§ Words like “TV” and “Broadcast” are long ago relics as streaming from many sources takes over the sitting in front of a screen time. And many comics properties are getting a second (or first) life on these new platforms. F’rinstance, Powers, the Brian Michael Bendis/Michael Avon Oeming series that was made into a pilot then passed on by the FX network, is getting revived as a streaming series for Playstaton. The show will go straight to series for 10 episodes. The cast and crew of the previous pilot has been scrubbed, with Charlie Huston on board to write, with Michael Dinner (director of everything from The Wonder Years to Masters of Sex) to direct. According to THR, Huston and Bendis will be the showrunners—it’s nice to see Bendis getting a good title on this. Circle of Confusion (which also reps The Walking Dead) is among the exec producers.
Powers, in case you don’t know, is basically about two detectives who work for the “Super” division of the local force, solving crimes involving superheroes. It’s a natural.
§ A new issue of Infinity Magazine, a pdf and iPad magazine about digital comics, is now out, best read via the Sequential app. I like this magazine!
§ Jared Gardner reviews three GNs by Julia Gfrörer, Isalebl Greenberg and Cole Closser. All of them are excellent, but as I think I’ve stated here before, Greenberg’s debut graphic novel—Encyclopedia of Early Earth— is a stunner for a first timer.
§ I received an email lauding a new site called WebcomicsHub – A Better Way To Discover Webcomics — I’ve linked to a few sites like this over time, and I think most folks know what webcomics they liked reading but hey, if you have spare time, surf away.
§ This post suggesting candidates for the Joe Shuster Awards Hall of Fame 2014 also serves as a quick primer in Canadian comic book history. That’s a page by E. T. Legault, creator of Dart Daring and Whiz Wallace above.
§ No Plans for Any Female Superhero Films Coming from Marvel — so says Kevin Feige, and what Kevin Feige says goes!
The positive reaction to Scarlet Johansson’s Black Widow led to some rumors about a solo film for the red haired Avenger. However, Kevin Feige has shot down that idea. He says, “Frankly if we do a Black Widow movie after Age of Ultron, when she’s been central in three or four movies, I don’t think we’d get the quote unquote credit for it. People would say ‘She’s already a big giant superhero!’ But if we had a great idea, we’d do it… I like the idea if we’re going to do a female lead, to do a new one. Do a wholly new character, do an origin story… We’ve talked a lot about Captain Marvel. I think that would be very cool. “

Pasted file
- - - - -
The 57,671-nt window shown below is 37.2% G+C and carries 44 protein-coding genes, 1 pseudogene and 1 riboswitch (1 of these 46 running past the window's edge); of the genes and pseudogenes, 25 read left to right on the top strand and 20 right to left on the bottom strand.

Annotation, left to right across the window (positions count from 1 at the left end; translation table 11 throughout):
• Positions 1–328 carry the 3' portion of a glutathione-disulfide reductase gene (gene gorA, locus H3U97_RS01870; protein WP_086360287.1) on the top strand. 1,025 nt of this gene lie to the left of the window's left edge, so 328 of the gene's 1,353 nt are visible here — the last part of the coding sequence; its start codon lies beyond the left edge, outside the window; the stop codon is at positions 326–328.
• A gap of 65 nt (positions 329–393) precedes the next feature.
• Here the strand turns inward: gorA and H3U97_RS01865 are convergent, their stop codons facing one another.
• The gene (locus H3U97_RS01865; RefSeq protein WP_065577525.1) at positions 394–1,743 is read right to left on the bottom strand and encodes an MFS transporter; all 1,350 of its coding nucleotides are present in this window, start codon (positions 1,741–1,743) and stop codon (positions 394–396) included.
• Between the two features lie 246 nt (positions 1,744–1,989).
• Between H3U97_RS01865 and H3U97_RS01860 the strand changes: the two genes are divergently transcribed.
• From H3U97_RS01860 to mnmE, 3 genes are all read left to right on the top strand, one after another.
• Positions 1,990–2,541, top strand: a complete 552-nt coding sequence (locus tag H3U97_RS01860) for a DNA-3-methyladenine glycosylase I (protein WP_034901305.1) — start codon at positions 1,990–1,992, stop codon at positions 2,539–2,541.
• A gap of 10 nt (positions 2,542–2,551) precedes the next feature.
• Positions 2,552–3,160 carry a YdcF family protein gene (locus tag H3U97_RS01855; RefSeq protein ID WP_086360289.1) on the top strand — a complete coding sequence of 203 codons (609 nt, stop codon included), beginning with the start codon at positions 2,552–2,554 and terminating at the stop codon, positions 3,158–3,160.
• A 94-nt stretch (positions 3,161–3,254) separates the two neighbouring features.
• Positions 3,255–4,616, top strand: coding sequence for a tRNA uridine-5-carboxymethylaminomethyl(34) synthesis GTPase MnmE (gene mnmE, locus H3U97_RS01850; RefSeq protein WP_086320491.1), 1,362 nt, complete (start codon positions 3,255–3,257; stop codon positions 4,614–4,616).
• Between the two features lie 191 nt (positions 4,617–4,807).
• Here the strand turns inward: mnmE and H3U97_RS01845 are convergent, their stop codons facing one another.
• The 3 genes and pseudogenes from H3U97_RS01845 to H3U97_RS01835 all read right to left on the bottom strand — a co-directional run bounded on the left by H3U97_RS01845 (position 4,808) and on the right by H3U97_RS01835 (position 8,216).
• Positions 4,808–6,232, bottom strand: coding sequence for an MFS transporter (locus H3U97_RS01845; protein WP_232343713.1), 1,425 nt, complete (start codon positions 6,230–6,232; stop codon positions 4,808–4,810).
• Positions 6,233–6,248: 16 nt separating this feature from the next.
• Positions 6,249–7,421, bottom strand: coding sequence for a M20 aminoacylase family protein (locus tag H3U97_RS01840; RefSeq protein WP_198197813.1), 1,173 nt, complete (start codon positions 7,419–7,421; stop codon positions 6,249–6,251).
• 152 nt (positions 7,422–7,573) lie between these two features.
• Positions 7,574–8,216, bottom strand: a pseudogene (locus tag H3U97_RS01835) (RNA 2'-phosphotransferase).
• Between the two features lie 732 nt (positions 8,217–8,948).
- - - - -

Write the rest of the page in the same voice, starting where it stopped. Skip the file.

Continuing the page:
I’d like to think that Marvel Comics’ current emphasis on female-led titles is laying the groundwork for an eventual female led superhero movie in 2020 or so.
§ If you don’t read comics on digital apps, this NYT primer will serves as a very basic entry— that is, if you didn’t already read your 10 articles this month like I did.
§ Another movie option alert: Will Smith has optioned Harlem Hellfighters by Max Brooks and Canaan White.. This is an interesting graphic novel because it’s by World War Z Max Brooks, and also because it’s a fictionalized version of real history: the African American 369th Regiment, which served longer in World War I than any other regiment. Despite the obvious option-bait in this book, it’s a good take on a little known—and dramatic—piece of history. If this film gets made, will we call it a comic book movie? I kinda think not.
§ Whit Taylor Interviewed Mike Dawson Whit Taylor interviews Mike Dawson whose dense and complex Angie Bongiolatti is coming out at MoCCA:
Mike Dawson: This book is extremely personal to me, despite being a work of fiction. I feel very exposed by it. The story reveals much of my own thinking about political engagement, gender roles, and sex; topics readers are likely to already have strong preexisting feelings and opinions about. Even the choice to excerpt key passages by Arthur Koestler and George Orwell, feels very revealing. It shows that these passages moved me enough that I opted to incorporate them into my work. I feel like I need to be prepared to defend that choice, in ways I didn’t feel the need to defend appropriating Queen lyrics or aspects of Boy Scout culture in my previous work.
§ And here’s an interview with Paul Rivoche who has The Forgotten Man, a history of the Great Depression based on Amity Shales’ bestseller. This book looks amazing!
The original book was nonfiction and of course not at all structured to be a graphic novel. It’s an economic history of the New Deal/Great Depression era, described from an alternative viewpoint. It has a huge cast of characters — all real people — and discusses many abstract ideas. To make it work as a graphic novel, we had to find a new structure for the same material; we couldn’t follow the exact arrangement in the print book. For example, there are many jumps in location in the real-life story we tell, and all these characters coming and going. In prose, it worked because you imagine it in your head, stitching it together, following the steady guidance of the author’s voice. In comics form, the same thing was disorienting.